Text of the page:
Funding

This research project is supported by Mahidol university (Basic Research Fund: Fiscal year 2022), Thailand Research Fund (TRG5880144), National Institute for Allergy and Infectious Diseases (R21 AI123934-01), and Korea Centers for Disease Control (NRIH-DMP2016-2017). TS was supported by a grant from the National Institute for Allergy and Infectious Diseases and the National Institute of Health (U19 AI089672).

Author information

Authors and Affiliations

Authors

Contributions

T.S. analysed data, performed experiments, wrote and edited the manuscript. P.S., C.K., C.S., and N.M. performed experiments. L.C. reviewed and edited the manuscript. J.S. supervised experiments and reviewed the manuscript. W.R. conceived the study, designed experiments, performed experiments, and edited the manuscript. W.N. conceived the study, analysed data, wrote and edited the manuscript. All authors read and approved the final manuscript.

Corresponding authors

Correspondence to Wanlapa Roobsoong or Wang Nguitragool.

Ethics declarations

Ethics approval and consent to participate

The study was approved by the Ethics Committee of Faculty of Tropical Medicine, Mahidol University (MUTM 2011-040-05). Informed consent was obtained from all participants before participation.

Consent for publication

Not applicable.

Competing interests

The authors declare that they have no competing interests.

Additional information

Publisher’s Note

Springer Nature remains neutral with regard to jurisdictional claims in published maps and institutional affiliations.

Rights and permissions

Open Access This article is licensed under a Creative Commons Attribution 4.0 International License, which permits use, sharing, adaptation, distribution and reproduction in any medium or format, as long as you give appropriate credit to the original author(s) and the source, provide a link to the Creative Commons licence, and indicate if changes were made. The images or other third party material in this article are included in the article's Creative Commons licence, unless indicated otherwise in a credit line to the material. If material is not included in the article's Creative Commons licence and your intended use is not permitted by statutory regulation or exceeds the permitted use, you will need to obtain permission directly from the copyright holder. To view a copy of this licence, visit http://creativecommons.org/licenses/by/4.0/. The Creative Commons Public Domain Dedication waiver (http://creativecommons.org/publicdomain/zero/1.0/) applies to the data made available in this article, unless otherwise stated in a credit line to the data.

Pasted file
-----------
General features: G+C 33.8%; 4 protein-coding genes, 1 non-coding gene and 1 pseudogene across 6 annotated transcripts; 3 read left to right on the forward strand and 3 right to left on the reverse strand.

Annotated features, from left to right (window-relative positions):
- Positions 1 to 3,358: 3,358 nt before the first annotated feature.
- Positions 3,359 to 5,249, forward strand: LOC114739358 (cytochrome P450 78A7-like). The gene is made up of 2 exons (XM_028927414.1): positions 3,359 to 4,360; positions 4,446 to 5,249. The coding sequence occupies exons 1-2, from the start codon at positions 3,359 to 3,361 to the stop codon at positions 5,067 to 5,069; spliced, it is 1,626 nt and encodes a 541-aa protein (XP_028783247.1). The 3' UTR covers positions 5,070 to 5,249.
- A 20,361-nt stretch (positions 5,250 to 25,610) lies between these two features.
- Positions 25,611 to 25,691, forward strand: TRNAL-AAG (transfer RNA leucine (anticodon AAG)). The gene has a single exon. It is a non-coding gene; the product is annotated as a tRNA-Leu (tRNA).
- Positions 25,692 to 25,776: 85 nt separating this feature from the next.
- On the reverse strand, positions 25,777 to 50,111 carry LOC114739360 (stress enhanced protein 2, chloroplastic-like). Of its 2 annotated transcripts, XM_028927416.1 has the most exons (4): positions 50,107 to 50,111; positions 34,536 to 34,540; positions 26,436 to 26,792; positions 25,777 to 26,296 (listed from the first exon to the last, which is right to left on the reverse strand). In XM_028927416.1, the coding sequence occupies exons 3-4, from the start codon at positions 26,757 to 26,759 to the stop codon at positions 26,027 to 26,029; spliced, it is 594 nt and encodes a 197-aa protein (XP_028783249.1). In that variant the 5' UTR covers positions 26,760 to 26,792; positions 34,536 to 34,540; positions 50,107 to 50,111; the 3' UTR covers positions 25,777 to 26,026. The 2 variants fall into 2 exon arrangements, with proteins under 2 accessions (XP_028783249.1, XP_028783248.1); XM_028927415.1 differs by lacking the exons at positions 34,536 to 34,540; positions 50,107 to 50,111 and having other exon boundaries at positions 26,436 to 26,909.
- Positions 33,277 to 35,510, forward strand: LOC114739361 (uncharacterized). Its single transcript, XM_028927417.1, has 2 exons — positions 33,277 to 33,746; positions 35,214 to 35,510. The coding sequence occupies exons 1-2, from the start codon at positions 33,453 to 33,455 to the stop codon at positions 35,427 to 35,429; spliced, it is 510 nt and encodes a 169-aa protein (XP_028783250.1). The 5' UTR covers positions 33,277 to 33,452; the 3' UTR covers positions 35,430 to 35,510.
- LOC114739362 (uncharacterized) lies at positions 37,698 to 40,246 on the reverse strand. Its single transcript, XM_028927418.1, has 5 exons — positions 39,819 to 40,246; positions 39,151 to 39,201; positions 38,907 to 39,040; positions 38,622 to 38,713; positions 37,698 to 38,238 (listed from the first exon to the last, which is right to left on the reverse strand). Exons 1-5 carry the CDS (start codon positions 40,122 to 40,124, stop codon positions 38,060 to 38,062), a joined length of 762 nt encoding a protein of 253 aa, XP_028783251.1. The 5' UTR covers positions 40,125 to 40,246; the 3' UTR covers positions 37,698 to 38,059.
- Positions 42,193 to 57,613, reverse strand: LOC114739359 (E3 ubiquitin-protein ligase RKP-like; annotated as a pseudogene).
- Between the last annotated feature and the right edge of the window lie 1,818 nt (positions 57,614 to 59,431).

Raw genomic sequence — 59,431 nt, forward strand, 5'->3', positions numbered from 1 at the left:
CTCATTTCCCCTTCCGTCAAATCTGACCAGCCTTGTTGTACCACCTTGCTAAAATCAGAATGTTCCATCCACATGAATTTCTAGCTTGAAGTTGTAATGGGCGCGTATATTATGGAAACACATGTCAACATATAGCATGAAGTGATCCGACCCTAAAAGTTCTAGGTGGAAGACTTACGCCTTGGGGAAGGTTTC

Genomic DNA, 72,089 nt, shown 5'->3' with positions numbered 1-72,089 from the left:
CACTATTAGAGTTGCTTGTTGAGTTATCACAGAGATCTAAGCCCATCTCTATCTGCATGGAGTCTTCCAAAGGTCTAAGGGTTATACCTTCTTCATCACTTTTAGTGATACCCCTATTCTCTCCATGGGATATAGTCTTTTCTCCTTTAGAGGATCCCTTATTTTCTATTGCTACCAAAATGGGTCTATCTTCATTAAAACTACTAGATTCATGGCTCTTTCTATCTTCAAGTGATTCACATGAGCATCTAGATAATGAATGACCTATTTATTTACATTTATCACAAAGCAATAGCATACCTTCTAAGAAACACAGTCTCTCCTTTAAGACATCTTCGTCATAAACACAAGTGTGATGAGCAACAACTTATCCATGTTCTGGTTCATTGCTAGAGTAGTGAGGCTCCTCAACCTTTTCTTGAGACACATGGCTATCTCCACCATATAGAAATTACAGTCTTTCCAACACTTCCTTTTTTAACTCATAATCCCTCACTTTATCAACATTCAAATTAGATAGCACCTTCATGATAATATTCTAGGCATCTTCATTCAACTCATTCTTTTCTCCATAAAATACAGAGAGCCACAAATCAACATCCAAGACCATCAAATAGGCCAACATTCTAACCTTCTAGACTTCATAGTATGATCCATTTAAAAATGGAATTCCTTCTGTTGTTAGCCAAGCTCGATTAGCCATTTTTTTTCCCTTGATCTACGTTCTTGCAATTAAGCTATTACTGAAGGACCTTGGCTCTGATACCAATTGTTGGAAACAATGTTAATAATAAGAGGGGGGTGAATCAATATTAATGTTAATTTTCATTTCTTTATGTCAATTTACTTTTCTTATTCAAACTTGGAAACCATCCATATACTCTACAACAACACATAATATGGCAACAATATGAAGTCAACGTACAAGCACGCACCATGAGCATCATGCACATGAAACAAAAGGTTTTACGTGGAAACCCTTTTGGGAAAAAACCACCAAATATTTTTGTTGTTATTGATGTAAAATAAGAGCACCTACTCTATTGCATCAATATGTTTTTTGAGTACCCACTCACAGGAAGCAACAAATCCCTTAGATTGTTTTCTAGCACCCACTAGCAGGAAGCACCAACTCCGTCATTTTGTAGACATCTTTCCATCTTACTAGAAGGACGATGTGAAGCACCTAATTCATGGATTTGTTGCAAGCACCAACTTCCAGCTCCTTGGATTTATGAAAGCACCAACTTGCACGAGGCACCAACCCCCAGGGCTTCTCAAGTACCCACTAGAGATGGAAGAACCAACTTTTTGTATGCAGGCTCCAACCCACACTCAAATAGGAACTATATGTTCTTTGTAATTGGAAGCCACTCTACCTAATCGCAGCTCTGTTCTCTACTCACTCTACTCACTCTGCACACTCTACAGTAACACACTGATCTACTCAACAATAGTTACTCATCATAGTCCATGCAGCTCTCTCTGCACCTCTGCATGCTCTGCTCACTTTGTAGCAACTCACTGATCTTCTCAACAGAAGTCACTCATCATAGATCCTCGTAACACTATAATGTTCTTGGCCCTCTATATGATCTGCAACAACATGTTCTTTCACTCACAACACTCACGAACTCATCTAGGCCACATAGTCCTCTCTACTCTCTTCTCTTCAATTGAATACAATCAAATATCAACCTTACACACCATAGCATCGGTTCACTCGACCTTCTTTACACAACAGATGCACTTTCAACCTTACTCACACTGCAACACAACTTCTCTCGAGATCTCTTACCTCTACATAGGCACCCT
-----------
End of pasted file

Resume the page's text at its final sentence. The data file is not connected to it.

Reprints and Permissions

About this article

Verify currency and authenticity via CrossMark

Cite this article

Surit, T., Sripoorote, P., Kumpitak, C. et al. Transmission efficiency of Plasmodium vivax at low parasitaemia. Malar J 22, 22 (2023). https://doi.org/10.1186/s12936-022-04435-9

Download citation

  • Received:

  • Accepted:

  • Published:

  • DOI: https://doi.org/10.1186/s12936-022-04435-9

Keywords

  • Plasmodium vivax
  • Transmission
  • Infectivity
  • Gametocyte
  • Malaria
  • Anopheles
  • Asymptomatic
  • Oocyst